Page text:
A: One of the things my college professors stressed to me and my classmates was that our classes and degree were based on teaching us the fundamentals and the ability to solve engineering problems.  The mechanical engineering discipline is so broad that our training would be provided by our future employers and would for most of us last for our first year on the job.  The most and least interesting classes were I found more dependent on the professor than the actual material, although I’d say that my senior design classes were the most fun.  These classes incorporated all aspects of other classes into a final group project that was worked on my entire senior year.  My project was developing and performing “mass manufacturing” of a board game, which my group chose as a Bucknell-themed version of Trouble.  I still have one of the games we mass produced in my office. 

Once I graduated, my first engineering job out of college was as an Engineer at a nuclear power plant.  My training included 4 weeks of off-site training with other engineers along with a yearlong on-site training curriculum to gain certification for all my core duty tasks.  These certifications included proper performance monitoring, system health reports, failure investigation reports, and basic plant operational knowledge. 

Q: What were challenges you faced along the way to your current job?

A: Some of the biggest challenges involved getting out of my comfort zone to be a better engineer.  That includes making sure I am out looking at actual conditions (not just sitting at my desk waiting for reports from others) and being willing to jump into help solve emergent problems even at inconvenient times.  These challenges were the times I had the most growth as an engineer and gained the most respect from my management and peers.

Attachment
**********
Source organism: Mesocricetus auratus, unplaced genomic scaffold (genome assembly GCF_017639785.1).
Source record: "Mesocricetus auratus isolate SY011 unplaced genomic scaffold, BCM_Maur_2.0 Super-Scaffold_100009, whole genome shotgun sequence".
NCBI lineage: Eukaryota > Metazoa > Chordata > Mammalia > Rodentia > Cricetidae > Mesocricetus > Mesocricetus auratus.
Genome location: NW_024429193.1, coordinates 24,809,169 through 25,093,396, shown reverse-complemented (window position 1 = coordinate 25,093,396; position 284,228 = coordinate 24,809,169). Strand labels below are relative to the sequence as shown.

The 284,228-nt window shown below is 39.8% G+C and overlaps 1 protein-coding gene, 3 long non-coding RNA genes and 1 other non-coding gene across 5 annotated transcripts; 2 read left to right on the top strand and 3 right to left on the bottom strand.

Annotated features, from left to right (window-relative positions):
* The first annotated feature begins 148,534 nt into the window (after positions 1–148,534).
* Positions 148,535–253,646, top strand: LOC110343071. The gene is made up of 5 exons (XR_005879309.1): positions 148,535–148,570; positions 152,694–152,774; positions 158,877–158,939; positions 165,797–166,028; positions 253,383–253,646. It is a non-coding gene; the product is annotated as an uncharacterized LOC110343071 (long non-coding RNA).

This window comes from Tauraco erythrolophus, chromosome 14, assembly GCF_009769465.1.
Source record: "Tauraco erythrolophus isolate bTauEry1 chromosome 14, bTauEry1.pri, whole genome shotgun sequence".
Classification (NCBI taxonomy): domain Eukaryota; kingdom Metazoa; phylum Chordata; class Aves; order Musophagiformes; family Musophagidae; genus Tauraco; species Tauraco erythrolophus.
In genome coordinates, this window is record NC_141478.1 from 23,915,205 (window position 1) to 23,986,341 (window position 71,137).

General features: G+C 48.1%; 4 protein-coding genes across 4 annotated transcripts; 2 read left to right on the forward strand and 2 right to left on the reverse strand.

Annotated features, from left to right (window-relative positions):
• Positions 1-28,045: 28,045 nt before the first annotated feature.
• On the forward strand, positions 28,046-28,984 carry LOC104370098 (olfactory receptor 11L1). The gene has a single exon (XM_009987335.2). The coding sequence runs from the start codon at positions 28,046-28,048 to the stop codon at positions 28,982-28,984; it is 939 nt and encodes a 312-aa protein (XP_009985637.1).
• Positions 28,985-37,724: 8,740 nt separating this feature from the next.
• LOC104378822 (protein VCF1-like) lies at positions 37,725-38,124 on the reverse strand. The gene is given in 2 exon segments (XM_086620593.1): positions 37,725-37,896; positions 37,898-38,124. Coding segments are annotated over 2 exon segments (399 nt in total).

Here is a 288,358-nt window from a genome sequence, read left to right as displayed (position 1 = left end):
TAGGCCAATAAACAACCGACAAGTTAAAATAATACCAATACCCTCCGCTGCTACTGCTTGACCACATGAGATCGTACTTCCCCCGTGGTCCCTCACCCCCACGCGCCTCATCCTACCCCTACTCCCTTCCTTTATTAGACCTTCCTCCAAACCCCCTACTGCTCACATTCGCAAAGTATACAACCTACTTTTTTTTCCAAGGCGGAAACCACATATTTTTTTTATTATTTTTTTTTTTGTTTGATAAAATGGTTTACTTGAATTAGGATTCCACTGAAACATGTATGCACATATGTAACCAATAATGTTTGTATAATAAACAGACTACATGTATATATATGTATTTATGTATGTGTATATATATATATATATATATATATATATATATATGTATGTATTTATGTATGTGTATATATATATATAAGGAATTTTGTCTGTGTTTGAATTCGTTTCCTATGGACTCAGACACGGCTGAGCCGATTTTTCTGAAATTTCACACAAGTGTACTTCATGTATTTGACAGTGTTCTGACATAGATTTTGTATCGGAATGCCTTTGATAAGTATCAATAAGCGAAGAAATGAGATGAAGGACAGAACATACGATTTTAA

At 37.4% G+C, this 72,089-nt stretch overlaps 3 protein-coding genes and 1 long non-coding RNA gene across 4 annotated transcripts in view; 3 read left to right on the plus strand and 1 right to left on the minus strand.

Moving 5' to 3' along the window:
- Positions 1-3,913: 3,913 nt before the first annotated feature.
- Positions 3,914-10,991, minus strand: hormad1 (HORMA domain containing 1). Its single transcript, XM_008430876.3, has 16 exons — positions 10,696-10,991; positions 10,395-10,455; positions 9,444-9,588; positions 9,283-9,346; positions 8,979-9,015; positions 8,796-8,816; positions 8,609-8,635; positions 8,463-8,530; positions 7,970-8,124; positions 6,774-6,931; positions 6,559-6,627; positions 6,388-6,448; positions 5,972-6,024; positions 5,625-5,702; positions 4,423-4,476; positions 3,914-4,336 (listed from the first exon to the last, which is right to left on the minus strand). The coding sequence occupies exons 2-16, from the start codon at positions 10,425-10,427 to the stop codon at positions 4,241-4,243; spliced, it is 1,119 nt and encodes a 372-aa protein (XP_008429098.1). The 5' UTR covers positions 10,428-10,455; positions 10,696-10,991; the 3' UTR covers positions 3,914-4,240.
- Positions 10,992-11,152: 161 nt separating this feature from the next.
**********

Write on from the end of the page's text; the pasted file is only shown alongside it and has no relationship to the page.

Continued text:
Another challenge I have faced is being a female engineer.  I have been very fortunate to work with people and organizations that are very supportive of female engineers, however challenges still exist being the minority.  It can take more time as a female to gain trust and respect as an engineer, but once that is earned through hard work and being willing to learn, it can help you stand out from others in a positive way.

Q: Are you part of any networking/association groups for engineers? If you are, why are they helpful?

A: I am a member of the Society of Women Engineers (SWE), the National Society of Professional Engineers (NSPE), and Tau Beta Pi (Engineering Honor Society).  Being a professional member of these organizations provides me with a network of other engineers, classes and webinars, conferences, and industry publications.  They also offer volunteer and other social opportunities. 

Q: For little kids--- are there any programs, toys, or books that you’d recommend to explore engineering?

A: I feel there are so many more toys geared towards engineering today than there were when I was a little kid.  Specific toys like the coding caterpillar, Goldiblocks, Legos, and playdoh are some examples of recent and more established toys that have basic engineering applications.  Programs held by local engineering schools or professional organizations and events to earn scout badges for engineering topics are also good ways for kids to explore engineering at an early age. 

Q: What tips do you have for others considering engineering?

A: Engineering is hard work, but it is worth it.  Go to events like Discover Engineering Family Day at the National Building Museum to see the different booths and talk to engineers about what they do.  Remember that there is no one type of engineer despite the stereotypes – there are engineering applications for just about everything we see and touch every day.  Especially for girls considering engineering, you can be super “girly” like me and still make a great engineer!

If you do pursue engineering, make it fun by steering projects to your personal interests and take your FE (Fundamentals of Engineering) exam before you graduate college.